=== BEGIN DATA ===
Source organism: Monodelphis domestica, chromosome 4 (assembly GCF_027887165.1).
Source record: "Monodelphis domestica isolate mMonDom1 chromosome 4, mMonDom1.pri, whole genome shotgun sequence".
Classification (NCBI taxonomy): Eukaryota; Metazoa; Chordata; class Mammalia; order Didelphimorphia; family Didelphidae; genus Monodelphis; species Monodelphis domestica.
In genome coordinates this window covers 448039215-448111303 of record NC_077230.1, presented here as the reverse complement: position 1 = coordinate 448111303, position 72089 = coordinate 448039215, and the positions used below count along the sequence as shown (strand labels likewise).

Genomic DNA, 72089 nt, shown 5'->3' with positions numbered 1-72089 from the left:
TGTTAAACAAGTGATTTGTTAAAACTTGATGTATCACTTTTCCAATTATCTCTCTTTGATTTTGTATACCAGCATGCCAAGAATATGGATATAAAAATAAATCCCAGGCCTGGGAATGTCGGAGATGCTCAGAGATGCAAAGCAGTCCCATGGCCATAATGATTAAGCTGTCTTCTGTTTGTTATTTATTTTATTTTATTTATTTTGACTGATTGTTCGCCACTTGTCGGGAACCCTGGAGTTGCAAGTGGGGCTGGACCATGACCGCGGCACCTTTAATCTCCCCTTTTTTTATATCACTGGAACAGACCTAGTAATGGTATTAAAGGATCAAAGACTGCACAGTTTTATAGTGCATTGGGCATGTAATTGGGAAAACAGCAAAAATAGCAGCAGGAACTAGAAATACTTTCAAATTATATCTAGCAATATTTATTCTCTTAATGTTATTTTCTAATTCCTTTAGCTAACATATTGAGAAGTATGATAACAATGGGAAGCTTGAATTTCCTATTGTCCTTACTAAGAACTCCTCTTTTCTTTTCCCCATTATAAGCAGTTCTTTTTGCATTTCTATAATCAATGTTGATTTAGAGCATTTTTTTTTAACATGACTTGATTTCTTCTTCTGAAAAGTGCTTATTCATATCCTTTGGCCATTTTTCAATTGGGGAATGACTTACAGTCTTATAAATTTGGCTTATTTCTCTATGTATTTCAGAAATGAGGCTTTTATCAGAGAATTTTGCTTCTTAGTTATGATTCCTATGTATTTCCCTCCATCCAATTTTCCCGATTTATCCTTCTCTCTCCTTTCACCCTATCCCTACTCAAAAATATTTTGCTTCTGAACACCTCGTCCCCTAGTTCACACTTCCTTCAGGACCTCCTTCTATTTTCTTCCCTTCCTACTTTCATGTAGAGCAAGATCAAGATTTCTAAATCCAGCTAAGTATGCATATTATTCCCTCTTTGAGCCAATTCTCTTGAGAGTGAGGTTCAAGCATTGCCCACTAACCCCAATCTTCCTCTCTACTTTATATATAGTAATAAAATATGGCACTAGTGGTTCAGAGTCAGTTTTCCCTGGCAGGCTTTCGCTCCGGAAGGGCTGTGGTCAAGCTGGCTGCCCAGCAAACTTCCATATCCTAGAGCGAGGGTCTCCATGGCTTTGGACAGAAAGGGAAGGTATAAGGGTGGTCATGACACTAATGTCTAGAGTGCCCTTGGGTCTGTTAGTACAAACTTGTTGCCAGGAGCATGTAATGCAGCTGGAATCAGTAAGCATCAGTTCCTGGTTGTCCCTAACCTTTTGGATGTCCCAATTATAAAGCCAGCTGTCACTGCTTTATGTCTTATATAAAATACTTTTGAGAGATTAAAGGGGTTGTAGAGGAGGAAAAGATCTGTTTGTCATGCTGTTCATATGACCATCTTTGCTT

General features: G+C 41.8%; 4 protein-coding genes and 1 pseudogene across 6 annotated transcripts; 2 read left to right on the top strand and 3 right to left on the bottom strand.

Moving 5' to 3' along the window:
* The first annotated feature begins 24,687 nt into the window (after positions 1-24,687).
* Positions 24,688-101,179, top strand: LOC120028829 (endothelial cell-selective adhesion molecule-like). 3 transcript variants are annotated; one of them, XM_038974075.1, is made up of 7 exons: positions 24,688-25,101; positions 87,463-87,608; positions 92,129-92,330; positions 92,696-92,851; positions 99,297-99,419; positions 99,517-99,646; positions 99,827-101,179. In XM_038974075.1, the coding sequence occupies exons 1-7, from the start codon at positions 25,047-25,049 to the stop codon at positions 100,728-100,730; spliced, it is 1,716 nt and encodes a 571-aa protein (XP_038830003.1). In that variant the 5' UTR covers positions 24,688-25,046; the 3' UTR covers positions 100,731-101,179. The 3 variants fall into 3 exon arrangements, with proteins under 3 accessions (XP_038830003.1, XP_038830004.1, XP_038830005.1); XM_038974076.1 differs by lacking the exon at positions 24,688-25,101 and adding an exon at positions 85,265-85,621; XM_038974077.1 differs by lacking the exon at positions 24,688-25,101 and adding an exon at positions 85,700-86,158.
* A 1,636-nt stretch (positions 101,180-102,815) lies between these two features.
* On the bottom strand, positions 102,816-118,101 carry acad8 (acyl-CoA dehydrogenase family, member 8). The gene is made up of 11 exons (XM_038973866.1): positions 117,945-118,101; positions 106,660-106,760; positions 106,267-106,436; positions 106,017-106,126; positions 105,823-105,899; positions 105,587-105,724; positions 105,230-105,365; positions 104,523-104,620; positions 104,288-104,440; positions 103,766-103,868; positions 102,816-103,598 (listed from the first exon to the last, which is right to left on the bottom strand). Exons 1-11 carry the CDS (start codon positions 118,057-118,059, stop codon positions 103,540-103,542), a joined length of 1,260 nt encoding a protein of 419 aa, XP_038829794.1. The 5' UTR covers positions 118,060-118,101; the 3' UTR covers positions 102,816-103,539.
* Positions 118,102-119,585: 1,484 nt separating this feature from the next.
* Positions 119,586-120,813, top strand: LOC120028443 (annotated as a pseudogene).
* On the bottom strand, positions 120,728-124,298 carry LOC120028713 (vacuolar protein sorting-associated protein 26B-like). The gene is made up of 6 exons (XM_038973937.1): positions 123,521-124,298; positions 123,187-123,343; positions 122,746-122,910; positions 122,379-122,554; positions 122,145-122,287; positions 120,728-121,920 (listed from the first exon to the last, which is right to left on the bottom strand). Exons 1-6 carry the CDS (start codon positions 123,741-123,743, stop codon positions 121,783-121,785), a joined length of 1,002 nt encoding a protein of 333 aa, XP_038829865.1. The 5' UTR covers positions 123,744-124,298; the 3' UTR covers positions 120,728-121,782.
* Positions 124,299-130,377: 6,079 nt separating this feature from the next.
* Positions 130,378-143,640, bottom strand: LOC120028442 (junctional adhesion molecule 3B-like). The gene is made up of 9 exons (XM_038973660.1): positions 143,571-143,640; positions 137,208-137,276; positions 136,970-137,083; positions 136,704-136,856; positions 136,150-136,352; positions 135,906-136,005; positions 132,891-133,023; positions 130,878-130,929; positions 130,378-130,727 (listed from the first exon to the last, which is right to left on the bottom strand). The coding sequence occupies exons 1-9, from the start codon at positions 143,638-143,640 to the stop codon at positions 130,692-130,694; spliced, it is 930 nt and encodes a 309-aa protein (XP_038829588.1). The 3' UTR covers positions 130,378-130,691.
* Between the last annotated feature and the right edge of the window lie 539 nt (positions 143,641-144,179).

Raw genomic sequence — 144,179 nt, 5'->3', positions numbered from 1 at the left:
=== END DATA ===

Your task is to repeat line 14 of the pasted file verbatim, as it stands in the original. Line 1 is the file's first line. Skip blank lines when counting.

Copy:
* Positions 119,586-120,813, top strand: LOC120028443 (annotated as a pseudogene).